Stow is “flabbergasted” by what she views as substandard skills in maths and English among many Australian undergraduates. Foreign PhD science students outnumber the locals in her field, she says, because local students are so far behind in maths.

“They can’t do basic maths,’’ Stow tells Inquirer.

“A lot of them haven’t learned the times tables at school, they haven’t been drilled in spelling and they come to university not being able to do division.

“There are lots of international students at university now, and kids from places like Singapore have got much better reading, writing and maths skills than the Australian kids.’’
The sliding standards are spelled out in the latest results from the OECD’s Program for International Student Assessment. The international PISA test, last conducted in 2012, reveals the numeracy levels of Australian teenagers have plunged so far in a decade that four out of 10 lack “baseline” maths skills.

Australia’s maths performance in Year 10 fell by the equivalent of six months of schooling between 2003 and 2012. Australia dropped from 11th to 19th place in the league table of 65 countries. China, Singapore, South Korea and Japan topped the class; the average 15-year-old from Shanghai is 1½ years ahead in maths than a typical Australian student. Just 15 per cent of Australian students were top performers, compared with 55 per cent in Shanghai. One-fifth of Australian students were ranked among the poorest performers in maths, in contrast to 3.8 per cent of Chinese students.

The national curriculum for maths has won broad support from maths teachers and university educators. Kevin Donnelly, one of two educational experts appointed to review the curriculum for the Abbott government, believes style and quality of teaching count as much as the content.

“If it’s not rigorous, and teaching isn’t explicit and well structured, you do get into trouble,’’ he tells Inquirer. “There needs to be rote learning, memorisation and mental arithmetic so it becomes automatic. The fashion for the past 20 years has been very much against memorisation and we need to bring that back.’’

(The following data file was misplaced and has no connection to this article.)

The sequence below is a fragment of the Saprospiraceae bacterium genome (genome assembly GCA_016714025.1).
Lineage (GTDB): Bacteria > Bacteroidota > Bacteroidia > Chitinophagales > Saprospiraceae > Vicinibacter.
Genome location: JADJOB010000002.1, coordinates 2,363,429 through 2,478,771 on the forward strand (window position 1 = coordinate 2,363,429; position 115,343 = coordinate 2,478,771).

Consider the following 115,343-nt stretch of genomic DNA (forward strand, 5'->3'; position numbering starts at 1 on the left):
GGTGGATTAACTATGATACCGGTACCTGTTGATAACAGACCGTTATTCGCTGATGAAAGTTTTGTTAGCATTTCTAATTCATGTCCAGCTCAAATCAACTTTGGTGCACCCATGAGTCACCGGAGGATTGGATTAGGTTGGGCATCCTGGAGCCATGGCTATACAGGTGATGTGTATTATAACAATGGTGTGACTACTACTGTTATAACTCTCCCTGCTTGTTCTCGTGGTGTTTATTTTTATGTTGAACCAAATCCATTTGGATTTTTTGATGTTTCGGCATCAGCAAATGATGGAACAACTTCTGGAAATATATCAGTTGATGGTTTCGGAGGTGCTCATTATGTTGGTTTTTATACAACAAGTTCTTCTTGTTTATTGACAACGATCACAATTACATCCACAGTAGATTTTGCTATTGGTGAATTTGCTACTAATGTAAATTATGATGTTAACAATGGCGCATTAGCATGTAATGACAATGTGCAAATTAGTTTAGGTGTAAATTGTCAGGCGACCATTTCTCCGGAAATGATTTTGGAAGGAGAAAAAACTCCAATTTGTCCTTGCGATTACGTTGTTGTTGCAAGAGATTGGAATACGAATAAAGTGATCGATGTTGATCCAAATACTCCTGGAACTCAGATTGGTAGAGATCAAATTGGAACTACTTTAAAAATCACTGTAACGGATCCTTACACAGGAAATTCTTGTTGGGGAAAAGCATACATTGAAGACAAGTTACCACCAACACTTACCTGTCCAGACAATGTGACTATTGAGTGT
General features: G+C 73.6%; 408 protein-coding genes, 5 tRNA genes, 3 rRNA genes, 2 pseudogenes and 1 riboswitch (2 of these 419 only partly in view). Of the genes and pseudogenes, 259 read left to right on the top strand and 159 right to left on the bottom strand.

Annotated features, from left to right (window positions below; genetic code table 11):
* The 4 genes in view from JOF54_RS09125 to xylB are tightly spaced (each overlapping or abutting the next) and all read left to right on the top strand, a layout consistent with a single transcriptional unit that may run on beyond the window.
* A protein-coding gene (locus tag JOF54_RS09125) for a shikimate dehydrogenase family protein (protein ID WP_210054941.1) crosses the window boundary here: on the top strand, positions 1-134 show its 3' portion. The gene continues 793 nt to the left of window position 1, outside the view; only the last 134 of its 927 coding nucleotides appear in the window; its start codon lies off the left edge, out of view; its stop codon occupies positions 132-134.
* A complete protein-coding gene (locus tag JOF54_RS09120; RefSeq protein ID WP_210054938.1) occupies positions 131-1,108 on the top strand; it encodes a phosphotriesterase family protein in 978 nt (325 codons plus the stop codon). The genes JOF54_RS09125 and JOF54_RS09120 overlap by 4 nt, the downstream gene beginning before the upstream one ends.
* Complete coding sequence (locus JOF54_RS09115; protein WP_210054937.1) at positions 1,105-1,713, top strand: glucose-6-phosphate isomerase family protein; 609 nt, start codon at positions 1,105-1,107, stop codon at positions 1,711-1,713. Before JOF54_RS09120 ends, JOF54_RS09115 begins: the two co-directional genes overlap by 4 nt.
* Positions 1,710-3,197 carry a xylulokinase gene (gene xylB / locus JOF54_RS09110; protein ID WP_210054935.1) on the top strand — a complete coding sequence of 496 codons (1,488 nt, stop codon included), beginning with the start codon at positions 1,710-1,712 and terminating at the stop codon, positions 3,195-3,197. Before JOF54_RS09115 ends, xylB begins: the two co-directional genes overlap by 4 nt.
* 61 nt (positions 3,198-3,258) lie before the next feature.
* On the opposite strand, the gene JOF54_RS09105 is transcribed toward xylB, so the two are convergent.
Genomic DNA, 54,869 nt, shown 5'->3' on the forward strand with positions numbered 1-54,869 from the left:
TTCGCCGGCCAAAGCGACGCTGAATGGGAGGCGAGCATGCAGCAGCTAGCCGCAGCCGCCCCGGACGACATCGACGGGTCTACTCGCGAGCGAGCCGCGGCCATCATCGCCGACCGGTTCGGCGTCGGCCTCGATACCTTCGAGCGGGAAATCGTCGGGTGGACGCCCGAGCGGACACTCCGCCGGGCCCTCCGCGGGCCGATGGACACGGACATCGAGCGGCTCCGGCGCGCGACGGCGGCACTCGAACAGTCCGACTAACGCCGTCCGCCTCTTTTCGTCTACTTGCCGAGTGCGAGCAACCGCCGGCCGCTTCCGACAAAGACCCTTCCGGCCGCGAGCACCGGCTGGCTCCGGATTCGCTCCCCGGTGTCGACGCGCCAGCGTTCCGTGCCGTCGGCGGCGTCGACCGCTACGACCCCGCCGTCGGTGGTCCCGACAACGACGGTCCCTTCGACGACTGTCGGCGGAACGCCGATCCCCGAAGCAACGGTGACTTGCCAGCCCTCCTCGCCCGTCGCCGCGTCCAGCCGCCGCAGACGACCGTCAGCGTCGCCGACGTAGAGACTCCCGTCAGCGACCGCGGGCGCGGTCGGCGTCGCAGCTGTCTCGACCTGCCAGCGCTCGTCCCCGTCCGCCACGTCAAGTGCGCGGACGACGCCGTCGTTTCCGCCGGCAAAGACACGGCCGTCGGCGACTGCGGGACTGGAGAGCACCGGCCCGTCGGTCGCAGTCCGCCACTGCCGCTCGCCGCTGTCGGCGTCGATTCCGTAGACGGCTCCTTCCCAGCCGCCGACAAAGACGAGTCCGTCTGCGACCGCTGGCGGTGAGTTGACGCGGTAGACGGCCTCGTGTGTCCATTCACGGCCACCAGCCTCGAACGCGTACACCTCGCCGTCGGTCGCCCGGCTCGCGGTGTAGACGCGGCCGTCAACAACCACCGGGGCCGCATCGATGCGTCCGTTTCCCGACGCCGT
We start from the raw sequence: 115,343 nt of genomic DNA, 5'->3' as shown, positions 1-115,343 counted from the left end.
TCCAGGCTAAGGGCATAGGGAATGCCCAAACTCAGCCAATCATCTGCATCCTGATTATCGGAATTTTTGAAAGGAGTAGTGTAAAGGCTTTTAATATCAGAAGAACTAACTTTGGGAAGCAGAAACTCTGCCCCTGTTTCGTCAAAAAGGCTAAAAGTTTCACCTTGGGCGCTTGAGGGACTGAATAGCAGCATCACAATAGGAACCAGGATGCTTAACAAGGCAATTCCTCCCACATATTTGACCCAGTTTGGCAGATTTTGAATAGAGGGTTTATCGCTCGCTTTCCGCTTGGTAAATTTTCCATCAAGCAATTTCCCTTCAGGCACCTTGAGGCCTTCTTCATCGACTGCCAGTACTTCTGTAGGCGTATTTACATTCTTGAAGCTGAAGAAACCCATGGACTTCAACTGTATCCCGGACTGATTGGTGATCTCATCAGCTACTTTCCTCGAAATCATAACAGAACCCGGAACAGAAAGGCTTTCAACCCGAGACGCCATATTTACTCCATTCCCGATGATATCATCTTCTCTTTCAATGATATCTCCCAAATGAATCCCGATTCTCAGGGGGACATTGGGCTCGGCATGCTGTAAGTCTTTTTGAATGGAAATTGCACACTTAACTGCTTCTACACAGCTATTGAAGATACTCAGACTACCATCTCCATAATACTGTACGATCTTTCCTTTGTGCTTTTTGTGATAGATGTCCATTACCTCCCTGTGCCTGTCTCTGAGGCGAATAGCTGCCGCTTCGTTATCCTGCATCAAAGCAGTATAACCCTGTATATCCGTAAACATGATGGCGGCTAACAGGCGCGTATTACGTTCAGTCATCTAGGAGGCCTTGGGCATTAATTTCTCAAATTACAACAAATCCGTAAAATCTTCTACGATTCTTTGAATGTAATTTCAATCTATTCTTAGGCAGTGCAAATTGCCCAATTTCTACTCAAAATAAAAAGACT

The steady decline in mathematics performance in Australian schools has resulted, in turn, in a shortage of qualified maths teachers. Thousands of children are being taught maths by teachers who specialised in humanities subjects at university.

“At high school the person teaching physics is more likely to be a physical education teacher than someone qualified to teach science,’’ notes Ridd.

Forty per cent of Australia’s maths teachers are “out of field”. Queensland’s Auditor-General has revealed that one in eight maths B teachers in years 11 and 12, and one in three maths teachers in years 8 to 10, lacks a tertiary qualification in maths. Four times more phys-ed teachers graduated from Queensland universities than maths teachers in 2012. The audit noted a shortage of maths, science and technology teachers in high schools — but an oversupply of physical education, music, drama and dance instructors.

Stephen Norton, a senior lecturer in mathematics education at Griffith University’s school of education and professional studies, tests the numeracy of all his would-be teachers. The results are worrying: the average undergraduate teacher has the maths skills of a Year 7 student. Half would struggle with a Year 9 National Assessment Program — Literacy and Numeracy test, which measures basic levels of literacy and numeracy for 14-year-olds.

Norton believes most univer­sity teaching courses fail to demand “reasonable levels of numeracy’’ from trainee teachers. Instead, course lecturers concentrate on teaching “learning theories, the role of technology, mathematics of indigenous cultures, learners’ attitudes towards mathematics and curriculum trends”. A typical four-year teaching degree, Norton says, dedicates just 32 hours to the teaching of maths.

“Every year I test my students and they’ve got the understanding of a Year 7 or Year 8 kid,’’ he says. “Maybe 25 per cent have a good knowledge. They struggle with fractions and proportional rea­soning and anything to do with algebra. I believe it is our res­ponsibility in universities to make sure we can remediate that.’’

Norton is critical of schools’ emphasis on “inquiry-based teaching” at the expense of drills and memorisation. Performance is falling, he says, “not because our kids are dumber; it’s because they haven’t got the basics”.

“We’ve got to find a balance where we don’t stifle creativity but we give students the basics to apply in higher order ways,” he arg­ues. “On the one hand, we want kids to discover how to do things themselves and be persistent and resilient. But what happens when you have inquiry-based pedagogy, with teachers who don’t ­really know the discipline and don’t emphasise the basic skills, is that children end up falling behind.”